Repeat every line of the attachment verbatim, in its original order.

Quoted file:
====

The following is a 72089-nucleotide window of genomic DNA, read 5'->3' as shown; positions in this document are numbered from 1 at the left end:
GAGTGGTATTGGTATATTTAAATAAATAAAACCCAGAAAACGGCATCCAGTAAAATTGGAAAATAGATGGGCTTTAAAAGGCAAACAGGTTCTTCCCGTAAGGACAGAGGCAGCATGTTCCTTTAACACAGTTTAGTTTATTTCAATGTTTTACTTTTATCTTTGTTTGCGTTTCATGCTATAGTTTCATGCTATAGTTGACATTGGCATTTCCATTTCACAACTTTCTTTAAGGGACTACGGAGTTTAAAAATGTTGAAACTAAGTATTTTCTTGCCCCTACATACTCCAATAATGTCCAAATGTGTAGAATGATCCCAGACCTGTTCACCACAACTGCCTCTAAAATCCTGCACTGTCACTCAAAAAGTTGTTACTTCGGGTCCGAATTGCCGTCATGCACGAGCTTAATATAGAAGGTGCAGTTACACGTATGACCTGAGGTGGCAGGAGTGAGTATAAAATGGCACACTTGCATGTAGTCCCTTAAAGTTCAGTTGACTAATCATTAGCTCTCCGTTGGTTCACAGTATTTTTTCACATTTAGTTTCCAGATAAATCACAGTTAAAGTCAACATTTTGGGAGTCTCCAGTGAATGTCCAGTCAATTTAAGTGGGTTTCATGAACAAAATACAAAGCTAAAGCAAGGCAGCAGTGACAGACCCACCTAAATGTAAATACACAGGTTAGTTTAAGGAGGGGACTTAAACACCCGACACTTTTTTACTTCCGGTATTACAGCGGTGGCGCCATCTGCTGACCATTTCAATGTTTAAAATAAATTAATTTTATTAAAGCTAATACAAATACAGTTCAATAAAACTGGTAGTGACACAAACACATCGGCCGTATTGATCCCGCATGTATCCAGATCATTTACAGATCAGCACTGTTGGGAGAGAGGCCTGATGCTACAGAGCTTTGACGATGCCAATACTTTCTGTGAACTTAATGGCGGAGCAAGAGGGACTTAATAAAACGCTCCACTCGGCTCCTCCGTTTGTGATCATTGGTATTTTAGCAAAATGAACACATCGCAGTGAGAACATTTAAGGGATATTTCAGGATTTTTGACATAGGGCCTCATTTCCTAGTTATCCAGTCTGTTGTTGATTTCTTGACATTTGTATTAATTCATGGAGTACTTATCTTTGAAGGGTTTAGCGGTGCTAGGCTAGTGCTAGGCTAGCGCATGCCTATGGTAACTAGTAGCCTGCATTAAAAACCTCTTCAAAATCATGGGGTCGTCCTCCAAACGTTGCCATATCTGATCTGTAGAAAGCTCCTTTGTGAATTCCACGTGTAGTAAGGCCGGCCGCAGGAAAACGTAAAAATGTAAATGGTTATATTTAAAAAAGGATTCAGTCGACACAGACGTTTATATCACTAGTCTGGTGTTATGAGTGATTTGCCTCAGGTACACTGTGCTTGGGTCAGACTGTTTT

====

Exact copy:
The following is a 72089-nucleotide window of genomic DNA, read 5'->3' as shown; positions in this document are numbered from 1 at the left end:
GAGTGGTATTGGTATATTTAAATAAATAAAACCCAGAAAACGGCATCCAGTAAAATTGGAAAATAGATGGGCTTTAAAAGGCAAACAGGTTCTTCCCGTAAGGACAGAGGCAGCATGTTCCTTTAACACAGTTTAGTTTATTTCAATGTTTTACTTTTATCTTTGTTTGCGTTTCATGCTATAGTTTCATGCTATAGTTGACATTGGCATTTCCATTTCACAACTTTCTTTAAGGGACTACGGAGTTTAAAAATGTTGAAACTAAGTATTTTCTTGCCCCTACATACTCCAATAATGTCCAAATGTGTAGAATGATCCCAGACCTGTTCACCACAACTGCCTCTAAAATCCTGCACTGTCACTCAAAAAGTTGTTACTTCGGGTCCGAATTGCCGTCATGCACGAGCTTAATATAGAAGGTGCAGTTACACGTATGACCTGAGGTGGCAGGAGTGAGTATAAAATGGCACACTTGCATGTAGTCCCTTAAAGTTCAGTTGACTAATCATTAGCTCTCCGTTGGTTCACAGTATTTTTTCACATTTAGTTTCCAGATAAATCACAGTTAAAGTCAACATTTTGGGAGTCTCCAGTGAATGTCCAGTCAATTTAAGTGGGTTTCATGAACAAAATACAAAGCTAAAGCAAGGCAGCAGTGACAGACCCACCTAAATGTAAATACACAGGTTAGTTTAAGGAGGGGACTTAAACACCCGACACTTTTTTACTTCCGGTATTACAGCGGTGGCGCCATCTGCTGACCATTTCAATGTTTAAAATAAATTAATTTTATTAAAGCTAATACAAATACAGTTCAATAAAACTGGTAGTGACACAAACACATCGGCCGTATTGATCCCGCATGTATCCAGATCATTTACAGATCAGCACTGTTGGGAGAGAGGCCTGATGCTACAGAGCTTTGACGATGCCAATACTTTCTGTGAACTTAATGGCGGAGCAAGAGGGACTTAATAAAACGCTCCACTCGGCTCCTCCGTTTGTGATCATTGGTATTTTAGCAAAATGAACACATCGCAGTGAGAACATTTAAGGGATATTTCAGGATTTTTGACATAGGGCCTCATTTCCTAGTTATCCAGTCTGTTGTTGATTTCTTGACATTTGTATTAATTCATGGAGTACTTATCTTTGAAGGGTTTAGCGGTGCTAGGCTAGTGCTAGGCTAGCGCATGCCTATGGTAACTAGTAGCCTGCATTAAAAACCTCTTCAAAATCATGGGGTCGTCCTCCAAACGTTGCCATATCTGATCTGTAGAAAGCTCCTTTGTGAATTCCACGTGTAGTAAGGCCGGCCGCAGGAAAACGTAAAAATGTAAATGGTTATATTTAAAAAAGGATTCAGTCGACACAGACGTTTATATCACTAGTCTGGTGTTATGAGTGATTTGCCTCAGGTACACTGTGCTTGGGTCAGACTGTTTT